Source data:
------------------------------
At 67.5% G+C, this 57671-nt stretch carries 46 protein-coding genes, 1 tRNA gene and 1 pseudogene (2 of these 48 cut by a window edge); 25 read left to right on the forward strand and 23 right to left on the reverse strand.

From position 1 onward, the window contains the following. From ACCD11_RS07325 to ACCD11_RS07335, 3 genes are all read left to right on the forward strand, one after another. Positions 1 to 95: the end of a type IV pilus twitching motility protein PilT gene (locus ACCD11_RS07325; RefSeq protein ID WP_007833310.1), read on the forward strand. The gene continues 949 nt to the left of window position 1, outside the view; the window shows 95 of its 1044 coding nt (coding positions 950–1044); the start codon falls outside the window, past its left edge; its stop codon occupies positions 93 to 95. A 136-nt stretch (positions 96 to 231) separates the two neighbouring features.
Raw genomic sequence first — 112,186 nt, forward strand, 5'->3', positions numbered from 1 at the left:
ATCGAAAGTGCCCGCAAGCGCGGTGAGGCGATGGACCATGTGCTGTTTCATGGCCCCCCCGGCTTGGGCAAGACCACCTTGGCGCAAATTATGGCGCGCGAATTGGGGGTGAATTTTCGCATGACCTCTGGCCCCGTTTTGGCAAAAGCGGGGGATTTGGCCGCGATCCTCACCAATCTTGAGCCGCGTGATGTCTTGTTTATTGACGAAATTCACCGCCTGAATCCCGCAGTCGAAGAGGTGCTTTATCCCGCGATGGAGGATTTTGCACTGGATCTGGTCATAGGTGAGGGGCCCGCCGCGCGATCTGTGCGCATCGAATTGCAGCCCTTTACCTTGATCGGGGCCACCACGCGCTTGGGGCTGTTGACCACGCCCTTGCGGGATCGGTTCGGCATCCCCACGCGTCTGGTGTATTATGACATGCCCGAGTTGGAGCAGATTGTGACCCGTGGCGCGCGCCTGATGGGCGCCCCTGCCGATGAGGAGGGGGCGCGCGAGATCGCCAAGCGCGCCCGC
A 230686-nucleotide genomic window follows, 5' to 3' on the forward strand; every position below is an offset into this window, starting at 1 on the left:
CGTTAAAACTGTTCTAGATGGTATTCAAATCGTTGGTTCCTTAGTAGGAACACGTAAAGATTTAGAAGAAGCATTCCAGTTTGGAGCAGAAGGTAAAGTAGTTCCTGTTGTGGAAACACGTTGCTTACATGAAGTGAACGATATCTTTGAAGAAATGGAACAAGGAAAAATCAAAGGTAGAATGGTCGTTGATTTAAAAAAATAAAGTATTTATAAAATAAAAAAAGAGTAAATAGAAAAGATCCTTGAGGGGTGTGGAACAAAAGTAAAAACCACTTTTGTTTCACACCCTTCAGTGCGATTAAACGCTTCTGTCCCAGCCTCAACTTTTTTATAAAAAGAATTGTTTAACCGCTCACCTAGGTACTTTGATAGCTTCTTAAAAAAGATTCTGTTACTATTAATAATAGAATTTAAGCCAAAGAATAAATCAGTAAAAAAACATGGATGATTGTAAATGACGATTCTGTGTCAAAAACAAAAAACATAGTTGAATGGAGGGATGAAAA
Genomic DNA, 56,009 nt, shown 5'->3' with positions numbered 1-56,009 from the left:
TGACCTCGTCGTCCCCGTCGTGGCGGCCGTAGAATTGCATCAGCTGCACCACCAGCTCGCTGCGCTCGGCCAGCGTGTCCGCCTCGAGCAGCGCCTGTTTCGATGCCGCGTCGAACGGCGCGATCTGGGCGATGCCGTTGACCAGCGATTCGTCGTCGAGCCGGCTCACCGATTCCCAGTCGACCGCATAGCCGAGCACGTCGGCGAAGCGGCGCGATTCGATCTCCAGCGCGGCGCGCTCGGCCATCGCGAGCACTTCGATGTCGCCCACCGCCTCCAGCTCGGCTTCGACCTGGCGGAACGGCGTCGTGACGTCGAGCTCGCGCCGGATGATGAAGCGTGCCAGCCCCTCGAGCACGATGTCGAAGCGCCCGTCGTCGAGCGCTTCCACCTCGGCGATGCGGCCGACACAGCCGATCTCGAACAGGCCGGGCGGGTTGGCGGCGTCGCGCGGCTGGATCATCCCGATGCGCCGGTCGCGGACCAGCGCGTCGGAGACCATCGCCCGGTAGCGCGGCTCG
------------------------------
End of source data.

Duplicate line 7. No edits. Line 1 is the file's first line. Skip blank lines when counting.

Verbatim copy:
Genomic DNA, 56,009 nt, shown 5'->3' with positions numbered 1-56,009 from the left: